5. Don’t think they can’t communicate just because they don’t speak.

fingerpokeThis is the fifth item from my list of things to never say to a person diagnosed with dementia.

The story that immediately pops to mind happened a little over a year ago. I hadn’t met very many individuals with dementia who had stopped speaking until my mom moved into a memory care community. While I had experienced periods with my parents when one of them would be quiet on a visit and they seemed unsure of what to say, they never stopped speaking until the last few days of their lives. So I had more direct experience with my last post on don’t assume they can’t understand you because they are silent.

I still smile when I remember my visits when Gwen would join us. She would only join us when we were sitting off to ourselves, and usually focused on a craft of some sort. She always had a relaxed way about her, but always seem to want to hide the things we were working with. She would subtly remove a paint brush, or a feather, and seemed to wait to see if anyone noticed. I was glad we used non-toxic paint when she decided to drink my cup of paint water on the table before I could stop her.She looked right in my eyes and grinned before I could get out a word. She never did want to join us in our activity, but every time she joined us, I felt like a little bit of my dad had arrived. He was always the jokester.

One day, when another resident came over to join us, Gwen stuck out her finger so that when the other resident sat down, she would get a poke to the rear. While the resident didn’t notice, Gwen burst out into giggles and I quickly joined her when I found the resident wasn’t harmed or offended (thankfully).

I never really thought about it at the time, but looking back realize how much I had learned about spending time with someone who has dementia. I was ready to accept and visit the person that was showing up to spend time with me that day. Although, I never had a conversation with Gwen, we sure did have a few laughs together. Enjoyed. 







1. Don’t tell someone diagnosed with dementia they are wrong.

doingitwrongNo one likes to be wrong. Before my mom was diagnosed with dementia, but after she had a small stroke that she never remembered, we began to get into arguments. My parents and I had a close relationship and saw each other 2 – 3 times a week. My mom and I didn’t normally get into disagreements once I moved out from under their roof.

Even before mom’s stroke that left no physical reminders and that the neurologist judged to be quite minor, we noticed some changes in her behavior and recall. It turns out that mom had an earlier stroke that apparently went un-diagnosed as much as 2 decades prior to the stroke we knew about. It’s not like didn’t see a doctor– every year she and my dad both had  comprehensive physicals. .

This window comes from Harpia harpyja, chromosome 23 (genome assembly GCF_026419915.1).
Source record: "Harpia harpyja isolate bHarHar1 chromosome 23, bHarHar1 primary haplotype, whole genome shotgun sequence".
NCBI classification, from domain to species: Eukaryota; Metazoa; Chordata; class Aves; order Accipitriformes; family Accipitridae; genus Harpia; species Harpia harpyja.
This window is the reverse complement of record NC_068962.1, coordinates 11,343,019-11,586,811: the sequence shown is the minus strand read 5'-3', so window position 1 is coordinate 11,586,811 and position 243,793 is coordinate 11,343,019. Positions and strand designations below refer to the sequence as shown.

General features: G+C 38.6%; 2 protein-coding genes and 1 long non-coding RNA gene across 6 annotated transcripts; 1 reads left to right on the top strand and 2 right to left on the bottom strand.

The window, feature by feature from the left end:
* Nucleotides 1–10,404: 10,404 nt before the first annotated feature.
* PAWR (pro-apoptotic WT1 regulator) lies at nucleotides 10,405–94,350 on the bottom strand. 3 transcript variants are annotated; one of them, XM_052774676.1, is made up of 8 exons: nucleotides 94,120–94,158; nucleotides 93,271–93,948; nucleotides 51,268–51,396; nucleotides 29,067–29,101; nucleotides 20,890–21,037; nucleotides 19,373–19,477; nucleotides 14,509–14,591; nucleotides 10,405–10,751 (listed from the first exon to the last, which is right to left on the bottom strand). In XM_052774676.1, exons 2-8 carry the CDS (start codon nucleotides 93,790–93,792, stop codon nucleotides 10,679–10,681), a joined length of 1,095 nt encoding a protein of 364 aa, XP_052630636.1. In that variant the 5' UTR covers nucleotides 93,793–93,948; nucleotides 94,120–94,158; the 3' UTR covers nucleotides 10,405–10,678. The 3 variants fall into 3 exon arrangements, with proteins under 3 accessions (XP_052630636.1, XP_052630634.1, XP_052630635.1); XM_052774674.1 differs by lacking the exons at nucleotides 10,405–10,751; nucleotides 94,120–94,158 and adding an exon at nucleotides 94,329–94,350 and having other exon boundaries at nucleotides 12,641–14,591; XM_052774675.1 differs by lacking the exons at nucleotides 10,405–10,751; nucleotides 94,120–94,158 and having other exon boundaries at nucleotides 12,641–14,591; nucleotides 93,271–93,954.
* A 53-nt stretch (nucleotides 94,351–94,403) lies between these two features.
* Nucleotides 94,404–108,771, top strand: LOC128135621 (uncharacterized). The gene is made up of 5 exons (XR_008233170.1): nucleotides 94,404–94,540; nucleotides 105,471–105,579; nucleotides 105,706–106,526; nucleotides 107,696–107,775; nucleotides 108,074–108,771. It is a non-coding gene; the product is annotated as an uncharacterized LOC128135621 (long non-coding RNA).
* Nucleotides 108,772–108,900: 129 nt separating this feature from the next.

Dinner dates were getting missed, family history was changing, and initially I would challenge mom as I had in the past. I showed up for dinner on Tuesday, she said we were supposed to meet Thursday … our relationship degraded and I felt like I was 16 and re-enacting my teen-age years (yeah, I was right then too : >.) Some of our disagreements ended with her threatening to “pop me in the mouth.” My brother shared his experience with the same behaviors in a blog post from April 2012.

What we didn’t know then was that getting into these arguments usually made mom more combative. Who likes to be told they are wrong?  This was BEFORE our parents would consider changing their lifestyle. We were afraid for their safety and well-being. However, starting these fights only made my parents fight harder to keep their independence.

You won’t win the argument, so why fuel it? Reflected.

20 Things to NOT Say to a Person with Dementia

20-things-not-to-say-to-aperson-with-dementia-updated-6june2014.jpgThis list comes from Kate Swaffer who after being diagnosed offers a fresh perspective on how to live beyond dementia rather than only die from it, and how family, friends and dementia care professionals can more positively support people post diagnosis to do this. She has lovingly challenged, advised, and counseled me quite a few times on my journey. We even launched a Q&A blog where we peppered each other with questions.

As a follow-up to my go-to strategies for family visits, I plucked a few key tips to consider and am listing my top ten:

  1. Don’t tell the person they are wrong.